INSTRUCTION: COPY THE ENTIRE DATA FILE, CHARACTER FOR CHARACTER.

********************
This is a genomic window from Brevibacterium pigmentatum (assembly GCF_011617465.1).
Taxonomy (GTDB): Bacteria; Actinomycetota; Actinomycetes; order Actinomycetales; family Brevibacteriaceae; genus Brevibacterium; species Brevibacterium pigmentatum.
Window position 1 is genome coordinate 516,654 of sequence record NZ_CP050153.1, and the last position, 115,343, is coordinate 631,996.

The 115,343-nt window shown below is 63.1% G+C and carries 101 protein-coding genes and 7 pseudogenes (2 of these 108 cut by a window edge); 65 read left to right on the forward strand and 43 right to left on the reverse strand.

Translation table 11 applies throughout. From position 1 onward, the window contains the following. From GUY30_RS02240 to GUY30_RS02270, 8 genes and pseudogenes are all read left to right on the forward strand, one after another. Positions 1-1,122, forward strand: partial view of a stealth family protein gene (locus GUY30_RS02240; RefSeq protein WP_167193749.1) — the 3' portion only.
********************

This is a genomic window from Brevibacterium pigmentatum (assembly GCF_011617465.1).
Taxonomy (GTDB): Bacteria; Actinomycetota; Actinomycetes; order Actinomycetales; family Brevibacteriaceae; genus Brevibacterium; species Brevibacterium pigmentatum.
Window position 1 is genome coordinate 516,654 of sequence record NZ_CP050153.1, and the last position, 115,343, is coordinate 631,996.

The 115,343-nt window shown below is 63.1% G+C and carries 101 protein-coding genes and 7 pseudogenes (2 of these 108 cut by a window edge); 65 read left to right on the forward strand and 43 right to left on the reverse strand.

Translation table 11 applies throughout. From position 1 onward, the window contains the following. From GUY30_RS02240 to GUY30_RS02270, 8 genes and pseudogenes are all read left to right on the forward strand, one after another. Positions 1-1,122, forward strand: partial view of a stealth family protein gene (locus GUY30_RS02240; RefSeq protein WP_167193749.1) — the 3' portion only.